We have 4 Groups, with each Group hosting 3 instances. We hit the max levels at 1.1TB due to the sum of 12 predicate/tables in Group 3 exceeding the limit (not a single predicate hitting the limit). These Groups are hosted on servers with SSDs and local networking to each other. They run in a docker swarm.

A look at our Groups today:

Tablet # Group #1 Group #2 Group #3 Group #4
1 212.4 216.8 141.9 273.5
2 205.4 107.9 140.5 189.0
3 53.7 26.0 134.0 112.5
4 0.0 22.6 59.3 103.3
5 0.0 13.7 58.4 7.0
6 0.0 3.9 53.4 0
7 0.0 - 50.8 0
8 - - 49.7 -
9 - - 48.6 -
10 - - 48.0 -
11 - - 24.0 -
12 - - 2.0 -
Total 471.5GB 390.9GB 796.4GB 685.3GB

LSM Compaction Levels
Our understanding is that WithMaxLevels defines the max number of compaction levels in the LSM (log-structured merge tree), defaulted to 7 levels with a 1.1TB limit.

Badger Compaction Levels, for reference:

Level Size Where the Compaction is Performed
1 10MiB In Memory
2 100MiB On Disk
3 1GiB On Disk
4 10GiB On Disk
5 100GiB On Disk
6 1TiB On Disk
7 10TiB On Disk (Default)
8 100TiB On Disk

I’m curious why when we set --badger=maxlevels=8, that it actually opens up the space to 10TiB, aka level 7. And subsequently to get to 1TiB, the maxlevels needs to be 7, not 6. Is this table off (it’s just our notes)? Is there a better description someplace for the levels?

Description of problem and resolution
We hit 1.1TB in in Group #3, Instance 1. Instance 1 could no longer compact, ingest data, or serve requests; it died. Instance 2 in Group #3 was auto-promoted, same result. Instance 3 in Group #3 remained up, but since there wasn’t a quorum for the RAFT vote, it never started doing anything. This left our entire cluster in a bad state. Users were unable to perform queries and systems were unable to write to the database - not just to Group #3, but the entire database.

I want to underscore the magnitude of this issue - once the limit is reached and the Group cannot reach a quorum any longer, Dgraph is unusable until that Group is recovered.

After we applied --badger=maxlevels=8 to enable the next compaction level, dgraph/badger actually freed-up more than 200GB due to the ability to perform the compaction. Maybe the default should be 8?

Below is a comparison of Group #3 on Oct 31st (when we had the issue) vs today. We haven’t deleted any data, only additions have occurred. You can observe the positive effect compaction had after setting the maxlevel to 8, it amounted to a 200GB savings. What’s the overhead of running compaction?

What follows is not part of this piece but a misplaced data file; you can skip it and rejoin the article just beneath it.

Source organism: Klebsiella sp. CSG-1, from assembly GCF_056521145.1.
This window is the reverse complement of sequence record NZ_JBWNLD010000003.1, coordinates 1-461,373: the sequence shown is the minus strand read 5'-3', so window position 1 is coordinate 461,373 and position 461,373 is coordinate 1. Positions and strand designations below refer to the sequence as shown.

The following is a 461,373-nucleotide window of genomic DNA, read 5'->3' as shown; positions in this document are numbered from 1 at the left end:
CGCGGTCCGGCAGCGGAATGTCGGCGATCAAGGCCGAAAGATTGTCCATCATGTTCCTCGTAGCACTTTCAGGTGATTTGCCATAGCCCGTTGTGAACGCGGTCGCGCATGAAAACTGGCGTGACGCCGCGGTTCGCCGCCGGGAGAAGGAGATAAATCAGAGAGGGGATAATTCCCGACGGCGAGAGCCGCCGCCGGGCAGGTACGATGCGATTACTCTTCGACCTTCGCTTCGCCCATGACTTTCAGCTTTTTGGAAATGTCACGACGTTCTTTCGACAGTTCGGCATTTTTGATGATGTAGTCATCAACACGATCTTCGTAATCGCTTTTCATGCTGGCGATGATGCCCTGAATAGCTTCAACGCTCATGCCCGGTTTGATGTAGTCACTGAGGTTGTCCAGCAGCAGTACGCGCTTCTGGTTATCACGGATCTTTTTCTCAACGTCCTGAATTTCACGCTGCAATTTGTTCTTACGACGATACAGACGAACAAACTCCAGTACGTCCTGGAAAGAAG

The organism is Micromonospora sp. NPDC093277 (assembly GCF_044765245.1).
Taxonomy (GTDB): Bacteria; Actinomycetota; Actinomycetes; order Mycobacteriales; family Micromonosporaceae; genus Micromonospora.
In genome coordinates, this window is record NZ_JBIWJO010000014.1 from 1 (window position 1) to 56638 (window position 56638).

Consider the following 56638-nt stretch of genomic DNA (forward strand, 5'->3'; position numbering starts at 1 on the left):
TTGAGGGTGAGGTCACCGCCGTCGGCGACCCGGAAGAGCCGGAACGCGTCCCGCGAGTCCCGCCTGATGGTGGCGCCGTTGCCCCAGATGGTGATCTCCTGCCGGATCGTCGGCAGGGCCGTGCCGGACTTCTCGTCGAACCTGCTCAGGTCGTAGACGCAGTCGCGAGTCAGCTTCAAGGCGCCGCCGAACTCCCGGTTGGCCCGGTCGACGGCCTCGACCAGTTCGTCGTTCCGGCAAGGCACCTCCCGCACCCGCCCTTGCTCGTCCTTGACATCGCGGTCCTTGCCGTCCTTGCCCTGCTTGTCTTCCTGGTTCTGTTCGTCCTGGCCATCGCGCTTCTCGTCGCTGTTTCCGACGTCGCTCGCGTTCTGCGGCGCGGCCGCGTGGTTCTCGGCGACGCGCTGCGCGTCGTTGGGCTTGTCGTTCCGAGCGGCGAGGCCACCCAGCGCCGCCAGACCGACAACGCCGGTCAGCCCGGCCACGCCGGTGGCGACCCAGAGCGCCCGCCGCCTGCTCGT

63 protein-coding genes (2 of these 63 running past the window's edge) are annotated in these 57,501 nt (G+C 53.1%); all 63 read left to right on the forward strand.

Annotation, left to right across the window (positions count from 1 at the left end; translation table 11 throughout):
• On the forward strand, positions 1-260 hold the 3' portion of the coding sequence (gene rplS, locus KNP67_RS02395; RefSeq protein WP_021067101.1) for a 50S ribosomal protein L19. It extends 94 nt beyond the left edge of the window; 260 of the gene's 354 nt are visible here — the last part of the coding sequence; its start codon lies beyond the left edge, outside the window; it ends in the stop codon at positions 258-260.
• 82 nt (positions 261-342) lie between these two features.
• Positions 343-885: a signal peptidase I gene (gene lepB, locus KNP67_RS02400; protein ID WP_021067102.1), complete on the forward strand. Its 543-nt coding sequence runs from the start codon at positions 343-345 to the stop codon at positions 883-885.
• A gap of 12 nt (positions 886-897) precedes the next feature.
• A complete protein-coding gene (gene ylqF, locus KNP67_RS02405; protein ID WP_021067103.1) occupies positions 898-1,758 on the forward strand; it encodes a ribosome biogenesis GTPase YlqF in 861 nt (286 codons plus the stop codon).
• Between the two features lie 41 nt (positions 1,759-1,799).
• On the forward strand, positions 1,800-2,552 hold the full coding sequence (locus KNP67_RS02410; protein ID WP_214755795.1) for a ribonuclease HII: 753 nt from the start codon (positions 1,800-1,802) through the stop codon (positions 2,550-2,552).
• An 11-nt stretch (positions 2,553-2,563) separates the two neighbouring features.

Tablet # Before (Oct 31) After (Nov 9)
1 327.3 134.0
2 206.0 126.3
3 129.0 141.9
4 53.9 59.3
5 52.9 58.4
6 48.4 53.4
7 46.0 50.8
8 45.2 49.7
9 44.1 48.6
10 43.7 48.0
11 21.8 24.0
12 2.0 2.0
Total 1020.3GB 796.4GB

A couple recommendations:

  1. Move to a read-only state where users could query data, but no new data could be inserted (possibly through user-defined watermarks).
  2. Automatically split predicates/tablets across Groups. (REF: Splitting predicates into multiple groups)
    2.a Tablets located within Groups can move from one Group to another Group, but the Keys/Values within the Tablet cannot be split/shared across Groups - which ultimately necessitates vertical scaling or clever predicate design until this is resolved.
  3. Improve rebalancing tablets so it doesn’t take as long and it doesn’t timeout (REF: After bulk load, dgraph times out during rebalance)
    3.a Moving tablets/predicates to different groups takes a large amount of time and resources. When we rebalance, we often see dgraph service degradation followed by a timeout. After the timeout, the tablet hasn’t moved so the service degradation was for nothing and successive tries must be attempted.
    3.b We’ve seen this often enough, we’ve tuned the auto-rebalance to happen every 90 days. We’d ideally like to see user-configurable throttling and timeout implemented, as well as a retry that picks up from where dgraph left-off if the timeout does occur.

We’ve really enjoyed using DGraph. We’re looking forward to future updates/releases. Most definitely glad to see the momentum is picking up again!

Best,
Ryan

Thanks for all this! It looks to me like the levels are numbered 0 to maxLevels-1, with Level 0 consisting of the in-memory SST structures. That’s from a quick scan of some code, and could be wrong.

I agree that it will be more friendly if the server would reject writes if there is no more room in the levels but continue to serve reads, and in any case “Base level can’t be zero” is not that informative without googling and finding this or a similar online forum message. If you are willing, perhaps you can add a feature request for that in github.

Is your overall DB 1.1TB (before re-compaction) or is each group holding 1.1TB, so 4+TB across 4 groups? I would expect the latter. Or at least close to 1TB per group since balancing predicates among the groups will never be perfect.

We could alter default maxLevels but that would allow 10TB on a single machine, which probably creates a different set of problems. Perhaps changing the levelMultiplier to 11 or 12 would be better, but even that depends on the machines and use case for a database, so it may be good for people to really think about data size per machine up around 1TB each, and get an earlier or less severe warning/error.